T cells from pooled (n=4) splenocytes of immunized or naive mice were purified using T cell enrichment columns according to the manufacturer's instructions (R&D Systems, Minneapolis, Minn.) at 12 weeks post-immunization. T cell proliferation assays were performed by incubating purified T cells and syngeneic irradiated splenocytes (2×105 each) in the presence of 30 μg/ml of β-gal or chicken ovalbumin protein at 37° C. for 72 hrs. Cultures were pulsed with 1 μCi of tritiated thiamidine (3H-TdR) and incubated for 20 hours. Cells were then harvested and radioactivity measured on a beta counter. FIG. 17 shows that delivery of DNA in both network formulations induced β-gal specific proliferative T cell responses. This type of response is usually associated with a T helper restricted T cell population. Similar results were obtained in two separate experiments with identical formulation groups.
  • [0251]
    Gamma-Interferon ELISpot
  • [0252]
    T cells from pooled (n=4) splenocytes of immunized or naive mice were purified using T cell enrichment columns according to the manufacturer's instructions (R&D Systems, Minneapolis, Minn.) at 12 weeks post-immunization. Purified T cells (2×105) were stimulated with 2×105 irradiated β-gal or HBV peptide pulsed syngeneic spleen cells for 24 hrs. The MHC Class I restricted T cell response elicited by these formulations was measured in a gamma-interferon (γ-IFN) enzyme-linked immunospot ELISpot) assay according to the manufacturer's directions (R&D Systems, Cat# EL485, Minneapolis, Minn., USA). Spots were enumerated electronically. FIG. 18 demonstrates that responses were detected at both the 12 week time points and were higher in mice given formulation A in comparison to those of mice receiving formulation B.
  • [0253]
    Tumor Protection Studies
  • [0254]
    Mice were challenged intravenously with 5×105 CT26.WT or CT25.CL25 cells post immunization with formulated DNA or saline control. Mice were sacrificed on day 13, lungs were isolated and stained with 0.2% X-gal solution after fixing with 0.25% glutaradehyde/0.01% formalin in PBS. Tumor nodules could then be visualized and enumerated. The protective response to this tumor is dependent on the class I restricted T cell response. Examination of lungs harvested on day 13 after tumor inoculation indicated the presence of multiple pulmonary metastases in all mice challenged with the CT26.WT cell line. Mice immunized with network entrapped DNA and challenged with the CT26 β-gal expressing tumor (CT26.CL25) were protected from metastases. As demonstrated by the data in the table of FIG. 19, all but one mouse had completely clear lungs.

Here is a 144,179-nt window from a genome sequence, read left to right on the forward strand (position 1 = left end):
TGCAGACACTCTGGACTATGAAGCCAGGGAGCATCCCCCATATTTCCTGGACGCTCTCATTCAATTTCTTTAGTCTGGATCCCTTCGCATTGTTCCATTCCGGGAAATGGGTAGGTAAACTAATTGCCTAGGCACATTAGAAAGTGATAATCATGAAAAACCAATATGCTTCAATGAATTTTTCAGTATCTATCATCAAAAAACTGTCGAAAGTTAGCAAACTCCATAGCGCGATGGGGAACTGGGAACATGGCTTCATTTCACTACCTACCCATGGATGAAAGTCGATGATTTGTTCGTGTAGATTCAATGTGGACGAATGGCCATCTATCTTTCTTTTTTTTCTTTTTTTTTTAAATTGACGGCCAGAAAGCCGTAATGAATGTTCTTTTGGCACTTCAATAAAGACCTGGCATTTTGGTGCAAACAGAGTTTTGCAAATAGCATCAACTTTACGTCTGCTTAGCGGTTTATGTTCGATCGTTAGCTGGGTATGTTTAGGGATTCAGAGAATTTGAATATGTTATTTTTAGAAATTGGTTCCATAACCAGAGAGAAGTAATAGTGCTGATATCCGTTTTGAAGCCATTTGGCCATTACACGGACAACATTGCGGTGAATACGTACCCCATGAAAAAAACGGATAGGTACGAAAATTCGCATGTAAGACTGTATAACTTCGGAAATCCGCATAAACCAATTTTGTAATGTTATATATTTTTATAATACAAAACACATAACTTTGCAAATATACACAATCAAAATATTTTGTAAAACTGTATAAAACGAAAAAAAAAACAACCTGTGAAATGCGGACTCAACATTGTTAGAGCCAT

• Example 11 Preparation of A Lyophilized Formulation
  • [0255]
    A schematic of a method for formulating a “one vial” lyophilized product that contains an excipient(s) such as a lipid, unreacted PEG-amine, unreacted PEG-succinimidyl glutarate, and a nucleic acid is provided in FIG. 20. At pHs greater than 7.0, the two PEG components mutually react to form a crosslinked network. Therefore, the pH of the solution containing the two PEG components was maintained below this threshold (e.g., the pH is maintained at 5.5 by the dissolution of the components in deionized water).
  • [0256]
    In this example, the reactivity of the two PEG components was also controlled by temperature. At 37° C., the gel-forming reaction proceeded at a faster rate than it did at 4° C. Therefore, the reaction in this example was maintained at approximately 0 to 4° C. (an ice water slurry).
  • [0257]
    [0257]FIG. 21 shows a schematic for characterization of gels at lower temperature. After the mixing of the components, vials containing the DNA were filled with the solution and then lyophilized. The lyophile was reconstituted with phosphate buffered saline, pH 8.0, and gelation times (onset of gelation) were measured. A 3% w/v gel formed in approximately 25 minutes at 25° C. and did not vary from the gel time of a non-lyophilized formulation.
  • [0258]